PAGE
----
DENVER — The Livestock Marketeers inducted three industry professionals into their Hall of Fame during the National Western Stock Show.
The Livestock Marketeers — an informal fraternity of livestock fieldmen, auctioneers, sale managers and related livestock business leaders — met for their 49th Annual Banquet at the National Western Club on Jan. 18. The event is hosted by American Live Stock.
The 2014 honorees included Jack Lowderman of Macomb, IL, and Lynn Weishaar of Reva, SD. Terry Robinson of Bismarck, ND, was honored posthumously.
Master of ceremonies was J. Neil Orth, executive vice president of the American-International Charolais Association and a 1984 Hall of Fame inductee. He opened the banquet with recordings of both Lowderman and Weishaar from the 1977 World Livestock Auctioneer Championship competition.
The Livestock Marketeers group was initiated in 1965 by Harry Green, Ross Miller and Claud Willett. Their purpose was to form a fraternal organization of livestock professionals, and to make annual awards in order to encourage younger members of the industry to succeed in their chosen profession.
Jack’s involvement with the livestock industry has been life-long. He worked side-by-side with his father, buying and selling commercial cows and bulls in his youth. Following high school, he graduated from Reisch College of Auctioneering and became owner/operator and auctioneer of a livestock market for six years.
In 1968, he formed an auction partnership with Tommy Williams, a purebred Angus breeder; they actively continued for 17 years, conducting livestock, real estate, personal property and farm machinery auctions.
In 1976, Jack began a 30-year run as the lead auctioneer at F&T Commission Company in Palmyra, MO. He also auctioned commercial livestock at four community weekly markets, purebred cattle for breeders and associations, and numerous production tested bull sales in Missouri and Illinois. He’s competed in the World Livestock Auctioneer Championships and has been named a champion or finalist in six of the annual contests.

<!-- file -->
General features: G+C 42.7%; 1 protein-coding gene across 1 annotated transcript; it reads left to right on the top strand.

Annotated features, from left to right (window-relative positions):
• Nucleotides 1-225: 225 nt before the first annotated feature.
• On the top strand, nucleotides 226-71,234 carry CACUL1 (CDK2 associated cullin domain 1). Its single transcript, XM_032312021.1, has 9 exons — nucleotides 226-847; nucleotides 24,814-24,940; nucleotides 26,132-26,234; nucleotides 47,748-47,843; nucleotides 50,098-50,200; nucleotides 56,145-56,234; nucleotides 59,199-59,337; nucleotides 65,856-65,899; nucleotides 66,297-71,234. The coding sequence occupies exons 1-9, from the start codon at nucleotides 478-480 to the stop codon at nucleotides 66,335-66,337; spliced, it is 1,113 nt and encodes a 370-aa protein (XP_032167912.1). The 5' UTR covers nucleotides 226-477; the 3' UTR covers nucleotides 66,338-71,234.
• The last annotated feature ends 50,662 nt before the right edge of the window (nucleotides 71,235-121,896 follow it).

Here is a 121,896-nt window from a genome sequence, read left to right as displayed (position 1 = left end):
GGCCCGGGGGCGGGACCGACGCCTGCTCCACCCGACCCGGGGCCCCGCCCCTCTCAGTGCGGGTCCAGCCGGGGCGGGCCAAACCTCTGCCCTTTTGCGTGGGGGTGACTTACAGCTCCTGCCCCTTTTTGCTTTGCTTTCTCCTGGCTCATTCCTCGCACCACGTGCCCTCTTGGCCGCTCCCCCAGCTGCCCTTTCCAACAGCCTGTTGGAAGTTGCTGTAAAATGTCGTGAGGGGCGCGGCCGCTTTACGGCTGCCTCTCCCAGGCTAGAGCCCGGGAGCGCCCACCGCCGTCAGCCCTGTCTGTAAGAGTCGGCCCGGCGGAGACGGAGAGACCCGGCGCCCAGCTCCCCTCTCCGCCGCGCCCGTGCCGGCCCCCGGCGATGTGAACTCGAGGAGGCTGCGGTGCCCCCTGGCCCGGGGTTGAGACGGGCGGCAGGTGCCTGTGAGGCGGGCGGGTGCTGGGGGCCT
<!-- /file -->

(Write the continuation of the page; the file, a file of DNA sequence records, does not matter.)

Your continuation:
Jack is the founder of Lowderman Auction Company, a family owned and operated marketing business that has grown to include his three sons. Today, the company conducts over 100 auctions yearly throughout the Midwest, marketing agricultural, residential and commercial real estate; personal property, including machinery and equipment, antiques and collectibles; specialty items; vehicles; and estates.
Their 20-acre auction facility at Macomb, IL, features 20,000 square feet under one roof. One indoor sales pavilion hosts a monthly consignment auction with three rings of merchandise offered at any one time. A second building with a livestock sales arena is available for purebred cattle auctions of all breeds.
As an auctioneer for Williams & Williams, a Tulsa, OK-based company that markets residential and commercial real estate, Jack travels nationwide. He is a graduate of the Certified Appraisal Institute, compiling both real and personal property evaluations.
Jack and his wife, Sherry, began their commitment to the Hereford breed when they were given two Polled Hereford cows as a wedding gift from her Dad. As the family grew to include four sons, the cattle numbers expanded as well.
Today, the Lowderman Cattle Company is truly a family operation with sons, daughters-in-law, and grandchildren: Monte, Carrie and Rhett; Brent, Kris, Blake and Morgan; Cody and Abby; and son, Cory, always in their hearts.
The herd has grown to include 200 mother cows, 30 recips, and the 2013 National Western Stock Show Champion Hereford Bull. They hold an annual sale on the third Sundayof September. The family was honored in 2013 with the Seedstock Producer of the Year award from the Illinois Beef Association, as well as Breeder of the Year honors from the Illinois Hereford Association.
Jack served as a 4-H leader for 10 years, president and board member of the Illinois Polled Hereford Association, and a member of the Illinois Beef Council and Illinois Beef Association.
Tommy Williams of Tulsa, OK, and Delvin Heldermon of Sulphur, OK, roasted Jack at the Livestock Marketeers banquet.